The Boris bridge goes nowhere and our infrastructure still limps on - Scotsman editorial comment

The scrapping of plans for a fixed link between Scotland and Northern Ireland may not have come as a complete surprise to Scotsman readers.

Prime Minister Boris Johnson in Northumberland on Monday. Scott Heppell/PA Wire
Prime Minister Boris Johnson in Northumberland on Monday. Scott Heppell/PA Wire

Little engineering expertise is required to intuit that building a bridge over the notoriously stormy North Channel would be a difficult task. That would be so even without consideration of the famous munitions dump at Beufort's Dyke, which lies across the proposed route.

A tunnel might burrow under the sea and those munitions, but the 30-mile distance would make it hugely challenging to build.

Even with those fundamentals overcome, the economics of the estimated £20bn cost would, also, be difficult to justify given the relatively small populations within reasonable distance of each end of the bridge.

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Little wonder that Dominic Cummings, Boris Johnson' s former aide, called his former master's pet project the "world's most stupid tunnel".

We can only speculate as to whether it was wild optimism, deep cynicism, or a combination of both that led Boris Johnson's government to invest so much time and energy in investigating the possibility of the fixed link.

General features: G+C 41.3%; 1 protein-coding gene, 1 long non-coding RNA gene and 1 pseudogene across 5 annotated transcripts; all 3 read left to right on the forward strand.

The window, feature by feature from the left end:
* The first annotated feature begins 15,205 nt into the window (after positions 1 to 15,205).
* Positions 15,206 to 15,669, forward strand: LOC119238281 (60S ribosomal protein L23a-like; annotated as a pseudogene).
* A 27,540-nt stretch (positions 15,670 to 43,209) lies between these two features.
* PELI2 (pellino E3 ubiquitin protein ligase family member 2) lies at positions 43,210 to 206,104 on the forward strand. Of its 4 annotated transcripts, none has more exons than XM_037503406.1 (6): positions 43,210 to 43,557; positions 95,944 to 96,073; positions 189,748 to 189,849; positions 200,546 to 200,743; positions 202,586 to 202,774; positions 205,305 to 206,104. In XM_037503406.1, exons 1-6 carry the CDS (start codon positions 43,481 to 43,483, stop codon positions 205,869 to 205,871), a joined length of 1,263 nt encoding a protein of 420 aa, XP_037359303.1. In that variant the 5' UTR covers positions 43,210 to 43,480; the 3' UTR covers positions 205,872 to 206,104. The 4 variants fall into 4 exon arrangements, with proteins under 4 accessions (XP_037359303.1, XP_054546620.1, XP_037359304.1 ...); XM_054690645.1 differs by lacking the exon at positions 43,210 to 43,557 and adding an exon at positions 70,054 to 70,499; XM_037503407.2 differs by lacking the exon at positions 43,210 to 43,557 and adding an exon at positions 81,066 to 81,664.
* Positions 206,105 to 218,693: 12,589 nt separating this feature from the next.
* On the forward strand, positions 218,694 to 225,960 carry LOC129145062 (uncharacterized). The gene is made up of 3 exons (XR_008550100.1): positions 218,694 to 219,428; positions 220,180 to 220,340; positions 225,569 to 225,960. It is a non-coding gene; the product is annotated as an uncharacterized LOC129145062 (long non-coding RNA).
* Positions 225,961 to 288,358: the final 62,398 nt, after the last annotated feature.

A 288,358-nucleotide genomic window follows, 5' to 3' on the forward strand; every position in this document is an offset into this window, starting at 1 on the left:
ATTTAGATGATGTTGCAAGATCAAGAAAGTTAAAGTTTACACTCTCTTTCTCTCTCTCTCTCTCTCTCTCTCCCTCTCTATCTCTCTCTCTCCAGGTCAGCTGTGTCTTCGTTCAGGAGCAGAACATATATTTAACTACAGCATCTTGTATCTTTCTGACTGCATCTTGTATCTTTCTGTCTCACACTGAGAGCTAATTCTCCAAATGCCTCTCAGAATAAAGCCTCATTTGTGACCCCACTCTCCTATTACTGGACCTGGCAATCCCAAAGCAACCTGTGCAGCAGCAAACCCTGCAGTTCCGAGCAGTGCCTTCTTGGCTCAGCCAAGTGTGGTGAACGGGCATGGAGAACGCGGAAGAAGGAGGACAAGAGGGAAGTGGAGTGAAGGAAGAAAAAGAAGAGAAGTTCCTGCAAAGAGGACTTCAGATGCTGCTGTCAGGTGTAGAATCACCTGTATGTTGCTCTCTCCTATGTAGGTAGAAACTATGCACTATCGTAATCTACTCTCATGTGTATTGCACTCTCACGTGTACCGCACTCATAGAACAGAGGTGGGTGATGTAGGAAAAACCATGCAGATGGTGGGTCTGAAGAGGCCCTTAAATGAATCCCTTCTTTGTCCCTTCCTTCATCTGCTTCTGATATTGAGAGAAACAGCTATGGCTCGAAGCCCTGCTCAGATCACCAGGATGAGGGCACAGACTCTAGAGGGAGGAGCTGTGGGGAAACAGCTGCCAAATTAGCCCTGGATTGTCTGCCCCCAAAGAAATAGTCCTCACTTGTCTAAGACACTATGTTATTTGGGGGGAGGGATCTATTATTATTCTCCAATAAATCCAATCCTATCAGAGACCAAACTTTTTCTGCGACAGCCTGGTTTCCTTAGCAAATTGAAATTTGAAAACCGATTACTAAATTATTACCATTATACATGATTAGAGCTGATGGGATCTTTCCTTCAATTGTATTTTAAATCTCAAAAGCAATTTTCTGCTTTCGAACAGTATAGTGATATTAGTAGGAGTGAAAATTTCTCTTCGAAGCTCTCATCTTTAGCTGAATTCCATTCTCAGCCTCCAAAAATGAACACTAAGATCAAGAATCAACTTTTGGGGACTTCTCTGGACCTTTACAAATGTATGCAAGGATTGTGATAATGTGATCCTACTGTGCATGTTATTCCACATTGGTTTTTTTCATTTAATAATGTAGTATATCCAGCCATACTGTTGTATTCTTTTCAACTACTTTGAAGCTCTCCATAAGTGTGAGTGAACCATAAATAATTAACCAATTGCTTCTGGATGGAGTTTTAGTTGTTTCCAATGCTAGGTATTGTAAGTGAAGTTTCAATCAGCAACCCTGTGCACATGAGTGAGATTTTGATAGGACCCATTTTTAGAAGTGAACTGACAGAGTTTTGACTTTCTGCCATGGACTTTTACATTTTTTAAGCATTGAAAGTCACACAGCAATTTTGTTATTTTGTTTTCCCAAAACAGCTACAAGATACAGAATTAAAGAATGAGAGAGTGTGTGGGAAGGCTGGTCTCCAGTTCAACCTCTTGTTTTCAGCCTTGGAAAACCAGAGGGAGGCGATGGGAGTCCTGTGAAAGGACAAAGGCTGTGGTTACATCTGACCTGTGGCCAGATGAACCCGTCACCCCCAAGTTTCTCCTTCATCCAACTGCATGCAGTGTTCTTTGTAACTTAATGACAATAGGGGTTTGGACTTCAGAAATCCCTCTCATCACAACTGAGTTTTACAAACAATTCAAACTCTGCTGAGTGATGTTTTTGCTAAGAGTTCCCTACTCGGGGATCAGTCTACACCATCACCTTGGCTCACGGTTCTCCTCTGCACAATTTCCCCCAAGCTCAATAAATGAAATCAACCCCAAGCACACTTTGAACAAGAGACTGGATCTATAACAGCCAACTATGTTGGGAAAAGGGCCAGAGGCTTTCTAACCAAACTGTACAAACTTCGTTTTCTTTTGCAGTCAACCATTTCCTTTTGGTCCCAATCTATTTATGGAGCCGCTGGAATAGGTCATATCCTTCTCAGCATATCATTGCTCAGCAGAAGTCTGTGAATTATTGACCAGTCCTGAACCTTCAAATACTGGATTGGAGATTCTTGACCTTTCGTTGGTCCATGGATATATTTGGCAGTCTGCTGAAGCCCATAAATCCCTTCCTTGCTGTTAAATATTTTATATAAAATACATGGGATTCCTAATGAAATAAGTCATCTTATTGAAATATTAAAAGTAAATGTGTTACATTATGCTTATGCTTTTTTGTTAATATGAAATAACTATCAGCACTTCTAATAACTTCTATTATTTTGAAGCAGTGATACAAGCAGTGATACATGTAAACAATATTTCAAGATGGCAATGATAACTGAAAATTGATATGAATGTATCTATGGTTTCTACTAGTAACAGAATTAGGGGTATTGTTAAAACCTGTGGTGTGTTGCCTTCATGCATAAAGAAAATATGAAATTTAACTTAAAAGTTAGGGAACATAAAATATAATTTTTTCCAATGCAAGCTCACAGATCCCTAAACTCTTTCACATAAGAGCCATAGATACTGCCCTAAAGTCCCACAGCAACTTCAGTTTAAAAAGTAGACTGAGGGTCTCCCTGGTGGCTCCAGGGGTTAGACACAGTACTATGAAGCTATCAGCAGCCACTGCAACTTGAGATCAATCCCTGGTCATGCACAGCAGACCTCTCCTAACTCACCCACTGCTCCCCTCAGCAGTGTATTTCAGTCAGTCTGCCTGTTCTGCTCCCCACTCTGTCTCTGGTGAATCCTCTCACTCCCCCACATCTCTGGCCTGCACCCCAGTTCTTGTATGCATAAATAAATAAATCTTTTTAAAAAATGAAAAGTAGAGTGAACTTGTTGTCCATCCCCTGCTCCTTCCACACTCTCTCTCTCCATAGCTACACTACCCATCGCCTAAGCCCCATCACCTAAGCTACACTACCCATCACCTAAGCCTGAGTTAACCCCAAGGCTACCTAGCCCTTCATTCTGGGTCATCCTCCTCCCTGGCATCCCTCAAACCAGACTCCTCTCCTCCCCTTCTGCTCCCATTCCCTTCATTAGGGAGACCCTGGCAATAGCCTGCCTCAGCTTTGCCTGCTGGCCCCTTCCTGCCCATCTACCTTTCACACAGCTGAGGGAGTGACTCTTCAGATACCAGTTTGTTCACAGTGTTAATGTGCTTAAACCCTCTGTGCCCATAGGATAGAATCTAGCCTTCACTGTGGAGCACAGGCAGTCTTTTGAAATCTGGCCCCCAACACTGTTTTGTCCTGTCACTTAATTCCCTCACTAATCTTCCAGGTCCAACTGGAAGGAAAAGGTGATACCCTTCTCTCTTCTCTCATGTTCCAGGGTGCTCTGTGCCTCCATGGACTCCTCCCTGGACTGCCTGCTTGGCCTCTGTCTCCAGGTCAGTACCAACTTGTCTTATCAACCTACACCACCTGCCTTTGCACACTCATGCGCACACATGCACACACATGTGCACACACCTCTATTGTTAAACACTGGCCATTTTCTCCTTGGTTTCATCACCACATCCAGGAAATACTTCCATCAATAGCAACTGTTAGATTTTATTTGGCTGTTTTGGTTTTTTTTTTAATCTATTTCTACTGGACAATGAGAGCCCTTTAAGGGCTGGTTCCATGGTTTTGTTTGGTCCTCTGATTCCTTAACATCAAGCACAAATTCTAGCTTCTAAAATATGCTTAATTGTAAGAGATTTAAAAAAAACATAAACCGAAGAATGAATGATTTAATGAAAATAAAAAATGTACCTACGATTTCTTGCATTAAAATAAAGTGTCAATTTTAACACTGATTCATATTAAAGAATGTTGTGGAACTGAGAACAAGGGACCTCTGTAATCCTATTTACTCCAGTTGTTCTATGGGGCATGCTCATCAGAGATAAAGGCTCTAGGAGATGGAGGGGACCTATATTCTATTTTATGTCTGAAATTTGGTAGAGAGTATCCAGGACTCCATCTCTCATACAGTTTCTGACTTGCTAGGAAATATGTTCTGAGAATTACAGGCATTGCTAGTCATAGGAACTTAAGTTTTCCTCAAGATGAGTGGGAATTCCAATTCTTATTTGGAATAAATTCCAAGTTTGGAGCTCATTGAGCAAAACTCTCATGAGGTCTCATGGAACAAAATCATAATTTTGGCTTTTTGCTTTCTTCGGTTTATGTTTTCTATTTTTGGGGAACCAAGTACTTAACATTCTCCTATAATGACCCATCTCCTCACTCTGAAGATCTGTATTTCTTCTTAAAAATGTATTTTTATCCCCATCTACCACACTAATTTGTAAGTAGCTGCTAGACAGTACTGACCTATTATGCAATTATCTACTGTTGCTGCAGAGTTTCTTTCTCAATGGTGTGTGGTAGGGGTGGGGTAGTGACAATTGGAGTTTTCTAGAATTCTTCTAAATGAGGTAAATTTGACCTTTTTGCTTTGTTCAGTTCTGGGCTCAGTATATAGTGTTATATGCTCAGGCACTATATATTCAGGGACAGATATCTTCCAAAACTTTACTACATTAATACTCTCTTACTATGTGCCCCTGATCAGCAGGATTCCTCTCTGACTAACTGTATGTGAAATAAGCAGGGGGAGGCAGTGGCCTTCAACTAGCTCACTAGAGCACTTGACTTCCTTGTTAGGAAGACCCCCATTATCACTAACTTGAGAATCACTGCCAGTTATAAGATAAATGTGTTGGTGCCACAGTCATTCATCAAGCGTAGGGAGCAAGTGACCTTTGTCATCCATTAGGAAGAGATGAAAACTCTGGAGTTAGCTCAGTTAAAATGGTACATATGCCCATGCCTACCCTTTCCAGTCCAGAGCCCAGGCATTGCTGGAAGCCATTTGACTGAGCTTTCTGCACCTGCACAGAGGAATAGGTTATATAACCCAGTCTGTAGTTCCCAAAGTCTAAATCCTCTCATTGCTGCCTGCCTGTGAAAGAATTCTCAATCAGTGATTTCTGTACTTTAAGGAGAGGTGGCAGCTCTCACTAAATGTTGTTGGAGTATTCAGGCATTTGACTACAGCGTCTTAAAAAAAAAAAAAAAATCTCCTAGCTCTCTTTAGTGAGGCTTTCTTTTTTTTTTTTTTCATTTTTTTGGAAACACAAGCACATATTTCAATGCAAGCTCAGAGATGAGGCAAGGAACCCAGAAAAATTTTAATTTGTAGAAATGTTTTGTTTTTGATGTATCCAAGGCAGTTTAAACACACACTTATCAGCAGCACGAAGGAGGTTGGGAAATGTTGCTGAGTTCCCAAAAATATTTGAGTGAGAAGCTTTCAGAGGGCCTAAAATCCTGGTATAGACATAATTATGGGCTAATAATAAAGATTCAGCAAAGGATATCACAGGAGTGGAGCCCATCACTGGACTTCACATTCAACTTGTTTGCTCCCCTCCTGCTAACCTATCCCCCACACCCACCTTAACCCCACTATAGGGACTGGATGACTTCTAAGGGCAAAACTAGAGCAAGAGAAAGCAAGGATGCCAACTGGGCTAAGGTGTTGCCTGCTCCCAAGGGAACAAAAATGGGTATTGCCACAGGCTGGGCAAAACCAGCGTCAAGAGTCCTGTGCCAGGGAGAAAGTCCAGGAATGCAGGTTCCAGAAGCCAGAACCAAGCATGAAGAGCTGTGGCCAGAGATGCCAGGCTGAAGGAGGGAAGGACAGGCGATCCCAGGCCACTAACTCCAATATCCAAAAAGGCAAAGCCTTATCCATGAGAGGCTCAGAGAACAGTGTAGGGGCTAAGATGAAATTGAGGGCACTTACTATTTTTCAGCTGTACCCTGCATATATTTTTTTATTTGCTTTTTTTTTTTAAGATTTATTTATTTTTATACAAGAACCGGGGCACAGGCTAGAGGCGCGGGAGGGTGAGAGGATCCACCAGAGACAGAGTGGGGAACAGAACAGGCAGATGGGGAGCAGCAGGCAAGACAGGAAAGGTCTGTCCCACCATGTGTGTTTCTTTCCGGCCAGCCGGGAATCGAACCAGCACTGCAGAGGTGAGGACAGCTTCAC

Certainly, grand infrastructure projects have long been offered up by politicians keen to secure votes with their strategic vision, and create a lasting built legacy should the projects ever come to pass.

Even in Scotland, the SNP dreamt up a "bridge to Dunoon" just in time for this year's elections. We wager that will never be built, either.

But not all infrastructure ideas are dreadful ideas. The reason they are popular is because we all have to use pieces of these vital links regularly.

Ask those who depend on Cal Mac ferries on Scotland's west coast. As our sister title Scotland on Sunday described this week, those services support businesses, livelihoods and life itself - yet are based on an ageing, failing fleet.

And, across the country, the quality of our existing roads, and rail services, are often also grimly poor.

What we all need is not more grandiose plans, or bickering between Holyrood and Westminster on who should do what. Instead, more effective delivery of real improvements to the infrastructure we already rely upon might provide the economic fillip our nation needs, and the electoral fillip our politicians desire.

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